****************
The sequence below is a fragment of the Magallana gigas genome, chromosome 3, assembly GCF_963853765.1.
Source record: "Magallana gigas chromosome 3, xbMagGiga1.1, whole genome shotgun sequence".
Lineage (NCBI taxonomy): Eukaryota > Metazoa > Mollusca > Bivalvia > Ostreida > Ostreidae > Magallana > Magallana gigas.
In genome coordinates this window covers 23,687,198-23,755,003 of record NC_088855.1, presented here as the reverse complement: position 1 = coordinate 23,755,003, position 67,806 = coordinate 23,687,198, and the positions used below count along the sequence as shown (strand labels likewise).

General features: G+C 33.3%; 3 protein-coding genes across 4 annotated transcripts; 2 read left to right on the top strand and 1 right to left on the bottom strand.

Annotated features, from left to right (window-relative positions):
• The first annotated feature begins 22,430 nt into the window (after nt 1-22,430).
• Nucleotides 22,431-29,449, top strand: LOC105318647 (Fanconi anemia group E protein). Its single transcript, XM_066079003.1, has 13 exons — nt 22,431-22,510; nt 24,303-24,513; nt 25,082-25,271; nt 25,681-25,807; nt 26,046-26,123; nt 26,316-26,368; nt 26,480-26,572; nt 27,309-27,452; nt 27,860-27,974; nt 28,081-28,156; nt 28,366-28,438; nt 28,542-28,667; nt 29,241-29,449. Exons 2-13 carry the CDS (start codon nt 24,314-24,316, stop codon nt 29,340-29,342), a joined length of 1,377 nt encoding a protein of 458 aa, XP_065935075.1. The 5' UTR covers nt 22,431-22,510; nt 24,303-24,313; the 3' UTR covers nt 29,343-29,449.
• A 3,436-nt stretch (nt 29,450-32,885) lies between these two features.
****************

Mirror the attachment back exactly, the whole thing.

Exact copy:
The sequence below is a fragment of the Magallana gigas genome, chromosome 3, assembly GCF_963853765.1.
Source record: "Magallana gigas chromosome 3, xbMagGiga1.1, whole genome shotgun sequence".
Lineage (NCBI taxonomy): Eukaryota > Metazoa > Mollusca > Bivalvia > Ostreida > Ostreidae > Magallana > Magallana gigas.
In genome coordinates this window covers 23,687,198-23,755,003 of record NC_088855.1, presented here as the reverse complement: position 1 = coordinate 23,755,003, position 67,806 = coordinate 23,687,198, and the positions used below count along the sequence as shown (strand labels likewise).

General features: G+C 33.3%; 3 protein-coding genes across 4 annotated transcripts; 2 read left to right on the top strand and 1 right to left on the bottom strand.

Annotated features, from left to right (window-relative positions):
• The first annotated feature begins 22,430 nt into the window (after nt 1-22,430).
• Nucleotides 22,431-29,449, top strand: LOC105318647 (Fanconi anemia group E protein). Its single transcript, XM_066079003.1, has 13 exons — nt 22,431-22,510; nt 24,303-24,513; nt 25,082-25,271; nt 25,681-25,807; nt 26,046-26,123; nt 26,316-26,368; nt 26,480-26,572; nt 27,309-27,452; nt 27,860-27,974; nt 28,081-28,156; nt 28,366-28,438; nt 28,542-28,667; nt 29,241-29,449. Exons 2-13 carry the CDS (start codon nt 24,314-24,316, stop codon nt 29,340-29,342), a joined length of 1,377 nt encoding a protein of 458 aa, XP_065935075.1. The 5' UTR covers nt 22,431-22,510; nt 24,303-24,313; the 3' UTR covers nt 29,343-29,449.
• A 3,436-nt stretch (nt 29,450-32,885) lies between these two features.